Choosing the perfect name for your pooch isn't easy. After all, they'll have it forever! Here are the most popular dog names from 2018. These creative names are derived from movies, current affairs and celebrities. Infographic courtesy of DogBuddy.com Political Pooches Whether you're on the left or the right, I think we can all admit it's been a big year for politics. Political names, for better or worse, have made it into the top 100. Superheroes and Songs Dogs are the superheroes (and the kingpins) of the animal world, so it makes total sense to give our pups names worthy of the silver screen. With the release of a whole host of Marvel franchise movies in the last 12 months, superheroes (and, if we’re getting technical, gods) are leading the pack. Logan’s steel claws are tearing up the competition with a 20% rise since 2017, whilst the Norse god Loki is up 21%. Dog owners, like the rest of us, are suckers for a bit of movie nostalgia, too. The original Toy Story movie came out way back in 1995, and The Lion King barks back to 1994, perhaps prompting today’s dog owners to name their precious pooch after the leaders of a famous pride. Simba is up 15% and Woody is up 11% but the real winner (and let’s be honest, the real hero of The Lion King) is Nala who’s up a roaring 83% since last year. When it comes to music tastes, our data suggests that more dog owners are bathing in the purple rain than donning their blue suede shoes or giving a countdown to Major Tom… Ziggy is down 20% Elvis is down 13% Prince is up 29% Gender Neutral Names Gender neutral names are more popular than ever, with unisex human baby names rising in popularity by 60% since last year. Fur baby parents are following the trend, too. Check out the doggo names that are on an upwards trend since last year: Bobby is up 87% Arlo is up 15% Frankie is up 13% Top 100 Female Dog Names 2018 Bella Poppy Lola Luna Molly Daisy Ruby Coco Rosie Millie Roxy Tilly Bonnie Willow Lucy Holly Honey Maggie Nala Lily Maisie Skye Belle Pepper Mia Lulu Betty Minnie Lilly Pippa Jessie Penny Winnie Lottie Lexi Maya Amber Bailey Jess Missy Ellie Phoebe Dolly Milly Stella Ella Lady Izzy Sophie Mollie Sasha Peggy Mabel Olive Meg Darcy Misty Frankie Cookie Evie Sky Tia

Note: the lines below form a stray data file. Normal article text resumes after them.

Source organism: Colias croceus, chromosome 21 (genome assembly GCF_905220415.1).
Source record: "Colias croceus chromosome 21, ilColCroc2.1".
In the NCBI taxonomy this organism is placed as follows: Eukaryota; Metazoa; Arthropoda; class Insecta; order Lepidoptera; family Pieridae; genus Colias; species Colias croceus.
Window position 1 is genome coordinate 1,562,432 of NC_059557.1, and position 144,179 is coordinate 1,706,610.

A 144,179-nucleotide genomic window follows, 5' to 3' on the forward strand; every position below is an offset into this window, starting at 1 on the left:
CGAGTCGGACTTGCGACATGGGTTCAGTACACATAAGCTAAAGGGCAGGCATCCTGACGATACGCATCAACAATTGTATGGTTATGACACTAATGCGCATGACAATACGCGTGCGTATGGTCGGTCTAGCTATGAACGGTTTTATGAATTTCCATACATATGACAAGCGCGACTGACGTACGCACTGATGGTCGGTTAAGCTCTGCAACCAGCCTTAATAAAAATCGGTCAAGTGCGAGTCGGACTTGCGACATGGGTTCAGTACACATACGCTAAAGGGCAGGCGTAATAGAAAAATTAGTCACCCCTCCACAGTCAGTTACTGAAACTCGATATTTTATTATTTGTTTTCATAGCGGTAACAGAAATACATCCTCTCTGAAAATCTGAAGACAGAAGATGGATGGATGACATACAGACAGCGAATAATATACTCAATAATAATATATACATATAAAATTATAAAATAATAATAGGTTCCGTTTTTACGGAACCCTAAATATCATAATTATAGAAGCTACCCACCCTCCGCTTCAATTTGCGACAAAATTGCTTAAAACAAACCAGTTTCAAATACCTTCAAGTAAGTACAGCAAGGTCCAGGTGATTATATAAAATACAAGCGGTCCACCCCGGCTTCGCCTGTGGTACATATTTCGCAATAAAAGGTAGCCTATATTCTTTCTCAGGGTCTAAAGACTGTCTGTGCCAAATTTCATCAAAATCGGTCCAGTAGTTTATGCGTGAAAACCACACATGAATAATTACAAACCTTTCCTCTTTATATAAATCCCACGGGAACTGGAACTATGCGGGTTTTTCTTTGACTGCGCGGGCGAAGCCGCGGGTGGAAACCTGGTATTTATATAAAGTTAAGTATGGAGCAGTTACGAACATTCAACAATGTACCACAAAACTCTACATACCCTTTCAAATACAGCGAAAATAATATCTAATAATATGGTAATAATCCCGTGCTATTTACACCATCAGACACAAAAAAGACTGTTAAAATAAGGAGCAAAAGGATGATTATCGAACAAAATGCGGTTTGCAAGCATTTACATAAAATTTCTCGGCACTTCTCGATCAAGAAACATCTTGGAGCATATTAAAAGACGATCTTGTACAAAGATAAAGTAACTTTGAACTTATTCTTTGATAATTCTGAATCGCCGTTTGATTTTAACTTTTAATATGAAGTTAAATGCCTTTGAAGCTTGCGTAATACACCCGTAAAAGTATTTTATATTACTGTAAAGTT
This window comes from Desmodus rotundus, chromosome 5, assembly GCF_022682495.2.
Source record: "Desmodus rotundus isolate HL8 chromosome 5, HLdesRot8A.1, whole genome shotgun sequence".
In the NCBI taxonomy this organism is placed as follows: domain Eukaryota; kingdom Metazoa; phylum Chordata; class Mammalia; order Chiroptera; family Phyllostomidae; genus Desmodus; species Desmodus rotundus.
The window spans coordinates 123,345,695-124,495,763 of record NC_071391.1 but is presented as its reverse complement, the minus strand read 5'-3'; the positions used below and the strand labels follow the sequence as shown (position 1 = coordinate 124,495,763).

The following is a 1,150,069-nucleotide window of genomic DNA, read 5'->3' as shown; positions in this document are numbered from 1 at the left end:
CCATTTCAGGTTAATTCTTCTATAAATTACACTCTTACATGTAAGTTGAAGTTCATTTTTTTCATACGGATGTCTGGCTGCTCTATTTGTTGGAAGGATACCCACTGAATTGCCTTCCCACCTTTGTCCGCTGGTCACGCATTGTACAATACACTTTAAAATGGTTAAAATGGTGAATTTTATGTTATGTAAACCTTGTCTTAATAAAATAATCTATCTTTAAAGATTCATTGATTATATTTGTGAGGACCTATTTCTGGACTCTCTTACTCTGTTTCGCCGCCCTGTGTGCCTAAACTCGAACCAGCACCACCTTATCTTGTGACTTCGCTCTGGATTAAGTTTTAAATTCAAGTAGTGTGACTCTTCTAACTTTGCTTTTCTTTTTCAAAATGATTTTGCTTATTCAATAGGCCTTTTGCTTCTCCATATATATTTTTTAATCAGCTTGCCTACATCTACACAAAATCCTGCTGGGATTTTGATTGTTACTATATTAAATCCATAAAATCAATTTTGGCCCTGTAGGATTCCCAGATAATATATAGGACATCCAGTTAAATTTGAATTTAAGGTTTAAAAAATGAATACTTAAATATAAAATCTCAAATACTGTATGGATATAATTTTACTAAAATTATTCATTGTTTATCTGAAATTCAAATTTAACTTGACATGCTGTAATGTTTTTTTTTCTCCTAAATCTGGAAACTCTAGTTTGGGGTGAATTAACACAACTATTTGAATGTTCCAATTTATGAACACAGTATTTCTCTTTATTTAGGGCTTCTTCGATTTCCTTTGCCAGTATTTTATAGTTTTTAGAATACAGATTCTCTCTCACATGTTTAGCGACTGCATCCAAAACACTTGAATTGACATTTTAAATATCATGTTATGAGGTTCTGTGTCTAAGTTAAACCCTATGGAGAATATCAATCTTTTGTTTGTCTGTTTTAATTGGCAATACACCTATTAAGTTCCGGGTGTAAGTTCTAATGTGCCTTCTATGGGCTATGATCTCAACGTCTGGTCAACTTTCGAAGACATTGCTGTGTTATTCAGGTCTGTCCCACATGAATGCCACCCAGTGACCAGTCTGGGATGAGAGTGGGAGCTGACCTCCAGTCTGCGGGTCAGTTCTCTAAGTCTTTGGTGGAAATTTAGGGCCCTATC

The same behavior chain used to teach your Service Dog to open or close a door. For those with physical disabilities, training your Service Dog to close doors can be incredibly helpful. Whether you're not steady on your feet or even if it just takes a while for you to move across the room, training your Service Dog to help with basic everyday tasks can be a huge help. Opening or closing doors is a task that's easy and straightforward to teach, so grab your partner and get ready to have some fun!
Obtaining a Service Dog isn't without its costs, and coming up with ideas to fundraise can be difficult. While effective fundraising takes time, energy, and passion, with a little creative thinking and planning, anyone can fundraise for a Service Dog. To get your creative juices flowing, here's a list of 100 Service Dog fundraising ideas.